Coast Guard 36-footer was rebuilt over a 14-year period and now serves as a charter boat
It’s been a long haul and an active life for Marlin Spike Peabody, the 14-year-old English Labrador retriever.
He’s followed his longtime shipmate, Capt. Ron Peabody, from station to station during the latter’s 20-year career in the Coast Guard as a coxswain and bosun’s mate, Peabody’s assignments taking him to lighthouses, search-and-rescue stations and aboard boats from Canada to Virginia.
Now, the gray-muzzled, four-legged salt is looking forward to a peaceful retirement, taking in the world from the comforts of a doghouse (with a brass name plaque) that would be the envy of any canine worth his sea legs — the lazarette of a fully restored 36-foot U.S. Coast Guard lifeboat home-ported on the mid-coast of Maine.
Capt. Peabody, a Beal’s Island, Maine, native with an 18-ton license, acquired both the dog and the surf boat in the mid-1990s. “Spike” has witnessed the 14 years of on-again, off-again rebuilding, refurbishing and restoration work his shipmate has put into the historic vessel.
With the project now completed, Capt. Peabody is offering custom charter day trips around the Boothbay region on the motor lifeboat he calls MLB Surf Runner. (It was officially Coast Guard vessel No. 36460, built in Curtis Bay, Md.)
Capt. Ron’s Cruises — based out of Bristol, Maine — offers what Peabody calls “private pleasure cruises,” allowing guests to set the itinerary and get picked up at a time and location of their choosing. Trips can include lighthouse visits, seal and puffin watches and stops at islands, beaches, coves and harbors. He also offers sunset and fall foliage cruises. Also popular with clients is a trip to local waterfront restaurants — everything from fine dining to summertime lobster shack food. “That’s pretty popular,” he says.
The 36 MLB was really the workhorse of the Coast Guard throughout the mid-1900s, says Peabody. The heavily built wooden vessels were intended for inshore surf and bar rescue in the worst conditions. “It’s self-righting, self-bailing and can carry up to 20 survivors,” he says.
There’s a “survivor’s cabin” forward with V-berth seats, so guests can get out of the weather, if need be. The single-engine surf boat cruises at 8 knots, running at around 1,500 RPM.
“That’s a comfortable speed for what we do,” says Peabody. “If you’re looking for a fast boat, there are ones you can charter. If you want to go nice and easy, just be out on the water and see things, then this is the boat for you.” The 103-hp Detroit diesel (vintage 1954) was rebuilt from the bare block on up and has barely 100 hours on it.
Peabody offers the history of lifesaving and his service in the Coast Guard as features of his cruises. There’s even a former active lifeboat station, now privately owned, where a similar 36-footer was stationed. Peabody’s personal experience includes serving as a coxswain and two stints at the famous National Small Lifeboat School in Washington, where students take on the notorious Columbia River bar as part of their training.
Capt. Ron Peabody not only has 20 years of service in the Coast Guard, but a saltwater upbringing and 200 years of sea-going ancestors to look back on, too.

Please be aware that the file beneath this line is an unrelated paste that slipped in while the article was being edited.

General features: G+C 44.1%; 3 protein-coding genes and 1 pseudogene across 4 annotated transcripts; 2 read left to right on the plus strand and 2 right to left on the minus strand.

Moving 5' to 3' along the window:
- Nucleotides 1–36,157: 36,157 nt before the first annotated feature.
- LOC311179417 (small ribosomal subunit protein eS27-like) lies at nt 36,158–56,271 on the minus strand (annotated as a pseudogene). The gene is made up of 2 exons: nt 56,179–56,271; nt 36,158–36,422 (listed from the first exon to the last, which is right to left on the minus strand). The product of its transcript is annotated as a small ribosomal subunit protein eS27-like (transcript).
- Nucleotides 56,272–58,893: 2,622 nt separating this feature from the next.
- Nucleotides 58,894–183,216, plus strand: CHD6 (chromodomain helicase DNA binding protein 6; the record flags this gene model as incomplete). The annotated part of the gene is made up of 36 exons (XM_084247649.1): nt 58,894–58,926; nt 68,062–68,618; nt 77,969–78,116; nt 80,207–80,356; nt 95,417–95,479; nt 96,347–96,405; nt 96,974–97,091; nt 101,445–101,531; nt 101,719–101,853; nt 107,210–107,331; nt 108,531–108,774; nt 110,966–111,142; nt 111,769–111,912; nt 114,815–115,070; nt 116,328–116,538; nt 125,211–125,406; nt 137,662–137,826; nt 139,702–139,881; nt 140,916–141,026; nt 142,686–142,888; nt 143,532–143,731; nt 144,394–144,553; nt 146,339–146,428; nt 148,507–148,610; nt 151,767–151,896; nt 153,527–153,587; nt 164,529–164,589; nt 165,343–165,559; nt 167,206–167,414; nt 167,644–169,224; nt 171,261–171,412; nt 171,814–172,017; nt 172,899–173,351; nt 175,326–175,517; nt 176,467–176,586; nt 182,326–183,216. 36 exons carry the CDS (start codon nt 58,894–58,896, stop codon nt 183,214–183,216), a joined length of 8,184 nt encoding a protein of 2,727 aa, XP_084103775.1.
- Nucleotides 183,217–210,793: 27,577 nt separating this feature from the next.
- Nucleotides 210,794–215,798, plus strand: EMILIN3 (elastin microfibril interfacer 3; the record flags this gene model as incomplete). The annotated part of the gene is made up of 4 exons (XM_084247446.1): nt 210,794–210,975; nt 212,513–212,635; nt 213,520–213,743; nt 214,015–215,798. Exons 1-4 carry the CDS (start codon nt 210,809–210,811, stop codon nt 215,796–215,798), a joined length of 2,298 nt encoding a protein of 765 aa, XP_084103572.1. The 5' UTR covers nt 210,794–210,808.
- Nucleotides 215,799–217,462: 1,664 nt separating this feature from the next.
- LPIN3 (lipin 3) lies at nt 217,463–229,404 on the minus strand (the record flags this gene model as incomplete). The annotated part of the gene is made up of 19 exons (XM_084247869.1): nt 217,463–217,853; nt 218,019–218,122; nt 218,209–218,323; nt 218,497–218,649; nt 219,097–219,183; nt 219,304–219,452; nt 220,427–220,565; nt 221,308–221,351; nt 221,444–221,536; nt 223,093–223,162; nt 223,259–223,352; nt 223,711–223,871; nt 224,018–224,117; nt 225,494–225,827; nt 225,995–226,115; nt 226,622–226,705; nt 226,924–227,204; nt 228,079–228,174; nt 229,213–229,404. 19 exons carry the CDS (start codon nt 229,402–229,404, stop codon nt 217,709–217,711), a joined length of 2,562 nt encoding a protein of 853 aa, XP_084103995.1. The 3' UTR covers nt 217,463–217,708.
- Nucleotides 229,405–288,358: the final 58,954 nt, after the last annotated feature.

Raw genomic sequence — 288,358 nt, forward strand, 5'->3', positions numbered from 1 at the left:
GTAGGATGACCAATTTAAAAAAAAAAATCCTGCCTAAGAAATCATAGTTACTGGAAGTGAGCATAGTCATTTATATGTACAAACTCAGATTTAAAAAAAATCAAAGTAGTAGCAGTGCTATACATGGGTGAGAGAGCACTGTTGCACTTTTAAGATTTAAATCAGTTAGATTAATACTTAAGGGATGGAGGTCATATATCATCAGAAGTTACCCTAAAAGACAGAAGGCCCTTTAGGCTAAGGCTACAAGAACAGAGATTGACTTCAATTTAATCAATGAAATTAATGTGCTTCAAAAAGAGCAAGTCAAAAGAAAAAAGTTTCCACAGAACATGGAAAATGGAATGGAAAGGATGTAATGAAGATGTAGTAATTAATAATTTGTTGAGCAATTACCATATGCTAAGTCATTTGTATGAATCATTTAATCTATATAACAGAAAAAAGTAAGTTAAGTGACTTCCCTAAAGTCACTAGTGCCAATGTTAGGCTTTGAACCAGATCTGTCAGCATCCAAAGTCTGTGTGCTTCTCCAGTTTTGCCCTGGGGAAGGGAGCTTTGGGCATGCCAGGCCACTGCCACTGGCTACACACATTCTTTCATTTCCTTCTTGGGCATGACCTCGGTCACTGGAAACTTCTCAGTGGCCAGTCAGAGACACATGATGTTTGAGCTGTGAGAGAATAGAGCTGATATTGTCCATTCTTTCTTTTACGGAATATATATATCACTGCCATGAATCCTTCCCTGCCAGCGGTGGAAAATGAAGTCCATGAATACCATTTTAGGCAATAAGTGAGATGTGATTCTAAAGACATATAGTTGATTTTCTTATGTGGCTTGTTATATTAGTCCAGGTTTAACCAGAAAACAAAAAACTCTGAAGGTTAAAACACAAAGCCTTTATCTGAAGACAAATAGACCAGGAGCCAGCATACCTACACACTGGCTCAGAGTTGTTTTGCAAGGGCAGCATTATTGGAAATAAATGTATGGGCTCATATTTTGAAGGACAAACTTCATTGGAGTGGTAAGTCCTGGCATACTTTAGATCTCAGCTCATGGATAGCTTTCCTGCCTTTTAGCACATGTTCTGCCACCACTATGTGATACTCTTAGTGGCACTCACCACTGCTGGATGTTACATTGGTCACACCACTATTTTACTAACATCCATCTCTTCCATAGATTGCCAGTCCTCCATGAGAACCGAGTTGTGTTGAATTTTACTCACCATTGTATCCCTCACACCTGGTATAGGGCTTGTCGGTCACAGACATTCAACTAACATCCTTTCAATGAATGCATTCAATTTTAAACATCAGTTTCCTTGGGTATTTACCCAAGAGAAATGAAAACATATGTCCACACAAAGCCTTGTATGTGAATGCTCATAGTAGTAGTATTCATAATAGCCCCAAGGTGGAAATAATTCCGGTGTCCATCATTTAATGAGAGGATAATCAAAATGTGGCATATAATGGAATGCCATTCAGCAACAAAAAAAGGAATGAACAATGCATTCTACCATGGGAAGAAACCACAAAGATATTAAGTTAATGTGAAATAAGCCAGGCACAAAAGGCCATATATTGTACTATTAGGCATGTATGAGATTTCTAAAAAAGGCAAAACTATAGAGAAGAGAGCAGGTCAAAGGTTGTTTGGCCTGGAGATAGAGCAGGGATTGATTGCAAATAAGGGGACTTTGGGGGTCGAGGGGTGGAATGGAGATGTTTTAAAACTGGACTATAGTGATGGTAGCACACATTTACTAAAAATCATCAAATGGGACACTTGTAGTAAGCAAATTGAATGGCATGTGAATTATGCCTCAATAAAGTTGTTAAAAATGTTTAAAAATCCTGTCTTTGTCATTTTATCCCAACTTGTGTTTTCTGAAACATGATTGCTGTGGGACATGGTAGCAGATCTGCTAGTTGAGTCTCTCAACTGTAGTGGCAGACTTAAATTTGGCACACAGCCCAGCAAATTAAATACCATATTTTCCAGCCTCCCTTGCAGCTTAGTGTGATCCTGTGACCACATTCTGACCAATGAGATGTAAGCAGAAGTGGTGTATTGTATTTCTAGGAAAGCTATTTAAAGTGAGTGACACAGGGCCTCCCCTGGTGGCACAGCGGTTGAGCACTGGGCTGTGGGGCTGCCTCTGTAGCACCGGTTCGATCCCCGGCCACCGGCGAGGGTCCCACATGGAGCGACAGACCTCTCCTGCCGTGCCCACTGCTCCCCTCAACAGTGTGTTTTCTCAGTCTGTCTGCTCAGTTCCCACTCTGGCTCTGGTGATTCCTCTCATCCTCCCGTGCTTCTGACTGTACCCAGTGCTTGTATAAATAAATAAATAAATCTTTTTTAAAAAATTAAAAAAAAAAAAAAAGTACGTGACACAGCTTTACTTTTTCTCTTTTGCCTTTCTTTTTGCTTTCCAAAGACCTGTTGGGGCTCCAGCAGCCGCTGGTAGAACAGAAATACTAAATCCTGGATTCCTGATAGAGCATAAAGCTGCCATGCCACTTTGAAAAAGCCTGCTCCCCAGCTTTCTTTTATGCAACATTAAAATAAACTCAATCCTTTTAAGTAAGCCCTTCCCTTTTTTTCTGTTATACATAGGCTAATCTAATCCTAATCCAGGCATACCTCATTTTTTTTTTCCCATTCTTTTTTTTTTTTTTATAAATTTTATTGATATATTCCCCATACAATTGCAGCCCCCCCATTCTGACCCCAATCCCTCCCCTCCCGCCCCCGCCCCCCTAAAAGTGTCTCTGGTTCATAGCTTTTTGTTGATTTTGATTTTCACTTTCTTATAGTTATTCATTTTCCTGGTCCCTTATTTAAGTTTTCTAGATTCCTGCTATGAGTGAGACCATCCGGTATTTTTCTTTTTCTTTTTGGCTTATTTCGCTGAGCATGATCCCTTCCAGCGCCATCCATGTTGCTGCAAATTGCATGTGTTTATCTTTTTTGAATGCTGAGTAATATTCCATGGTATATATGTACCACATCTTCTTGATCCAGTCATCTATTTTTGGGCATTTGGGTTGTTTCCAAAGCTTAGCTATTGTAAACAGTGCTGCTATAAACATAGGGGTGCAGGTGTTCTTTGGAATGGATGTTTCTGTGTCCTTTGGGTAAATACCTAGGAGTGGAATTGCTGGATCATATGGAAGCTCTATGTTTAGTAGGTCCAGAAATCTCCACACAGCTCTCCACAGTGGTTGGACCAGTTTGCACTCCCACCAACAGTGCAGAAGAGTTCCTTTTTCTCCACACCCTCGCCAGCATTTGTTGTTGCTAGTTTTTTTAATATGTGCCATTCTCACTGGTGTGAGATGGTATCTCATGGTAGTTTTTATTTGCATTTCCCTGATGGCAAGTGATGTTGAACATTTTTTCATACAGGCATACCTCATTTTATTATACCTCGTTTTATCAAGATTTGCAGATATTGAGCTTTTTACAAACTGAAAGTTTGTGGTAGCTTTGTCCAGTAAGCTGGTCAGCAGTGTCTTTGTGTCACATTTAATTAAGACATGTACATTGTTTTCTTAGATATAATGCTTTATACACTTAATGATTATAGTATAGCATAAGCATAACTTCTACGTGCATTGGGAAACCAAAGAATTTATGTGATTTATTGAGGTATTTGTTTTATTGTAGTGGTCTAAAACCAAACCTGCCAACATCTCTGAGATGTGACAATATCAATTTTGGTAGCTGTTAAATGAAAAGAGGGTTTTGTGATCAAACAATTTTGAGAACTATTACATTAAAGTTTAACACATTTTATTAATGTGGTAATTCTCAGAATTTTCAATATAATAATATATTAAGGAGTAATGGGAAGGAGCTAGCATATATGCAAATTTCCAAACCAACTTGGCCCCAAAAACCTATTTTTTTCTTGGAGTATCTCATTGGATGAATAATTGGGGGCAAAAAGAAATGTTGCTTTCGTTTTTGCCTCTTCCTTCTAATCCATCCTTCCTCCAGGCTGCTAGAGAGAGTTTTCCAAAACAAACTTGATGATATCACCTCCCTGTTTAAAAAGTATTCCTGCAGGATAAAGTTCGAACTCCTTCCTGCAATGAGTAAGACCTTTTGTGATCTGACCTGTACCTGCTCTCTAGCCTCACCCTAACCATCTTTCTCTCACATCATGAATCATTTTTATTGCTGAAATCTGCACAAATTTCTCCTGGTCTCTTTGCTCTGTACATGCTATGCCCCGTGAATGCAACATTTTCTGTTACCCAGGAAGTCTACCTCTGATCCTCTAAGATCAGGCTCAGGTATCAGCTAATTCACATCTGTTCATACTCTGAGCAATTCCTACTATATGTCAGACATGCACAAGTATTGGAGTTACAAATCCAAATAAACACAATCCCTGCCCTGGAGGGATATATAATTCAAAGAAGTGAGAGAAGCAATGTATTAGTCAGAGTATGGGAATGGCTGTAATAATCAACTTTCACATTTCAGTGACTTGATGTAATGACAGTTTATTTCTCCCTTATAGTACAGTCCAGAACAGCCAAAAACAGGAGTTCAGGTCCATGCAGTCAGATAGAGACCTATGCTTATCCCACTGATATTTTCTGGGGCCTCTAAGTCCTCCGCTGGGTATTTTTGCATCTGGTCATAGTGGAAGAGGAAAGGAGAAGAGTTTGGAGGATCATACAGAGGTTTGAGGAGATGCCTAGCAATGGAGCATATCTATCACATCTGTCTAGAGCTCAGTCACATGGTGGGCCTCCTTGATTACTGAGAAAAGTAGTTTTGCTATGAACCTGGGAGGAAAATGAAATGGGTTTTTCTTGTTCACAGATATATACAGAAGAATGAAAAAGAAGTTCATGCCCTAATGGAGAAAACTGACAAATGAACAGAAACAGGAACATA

Capt. Peabody’s earliest memories conjure up the lobster and fishing boats of the Maine coast. His first craft was an 11-foot Maine-built skiff that he used to “tool around the harbor, a 3-hp outboard sitting on the back,” he says.
Peabody family roots stem from Beal’s Island, Maine, the longtime home of many Maine fishing and boatbuilding families. “Ninety percent of my relatives are from Beal’s and Jonesport,” says Peabody. His great-great-grandfather skippered the lobster smack Sylvina W. Beal.
History was what inspired Capt. Peabody to buy the lifeboat in the first place. While in the Coast Guard, he heard the story of the Pendleton disaster: the grounding of a freighter off Cape Cod in the 1950s, in which the 36 MLB played a crucial lifesaving role. Restoration of that vessel gave Peabody an idea.
“I was inspired to buy one of my own, a boat with its own story,” says Peabody. In 1995, he found one in East Boston and bought it for $8,000.
The long restoration odyssey had begun. Peabody did as did as much work as he could on the 36 MLB, taking the boat down the bare wood everywhere, including the bilges and engine room and repainting and refurbishing everything else, from the wiring to the deck hardware. The major expense came in engine and transmission work. “I realized along the way, I’d have to put the boat to work to help pay for the restoration, and I got the idea for chartering along the mid-coast of Maine,” he says.
Peabody even sold his prized Ford Mustang to pay for mechanical work.
But that’s all been followed by the good feeling he gets walking down the dock, now. “I’ve restored a piece of Coast Guard history, and I’m offering this to the public, the chance to get out on the water and experience what it was like to be on these boats,” he says.
And that’s just what Spike intends to do — get out on the water with his shipmate. From his station just abaft the helm, the vessel’s mascot can watch the weather, gaze at the guests and enjoy the sights; a long time coming, but worth the wait for an old sea dog and his shipmate.
For information, visit www.captronscruises.com.
This article originally appeared in the New England Home Waters Section of the September 2009 issue.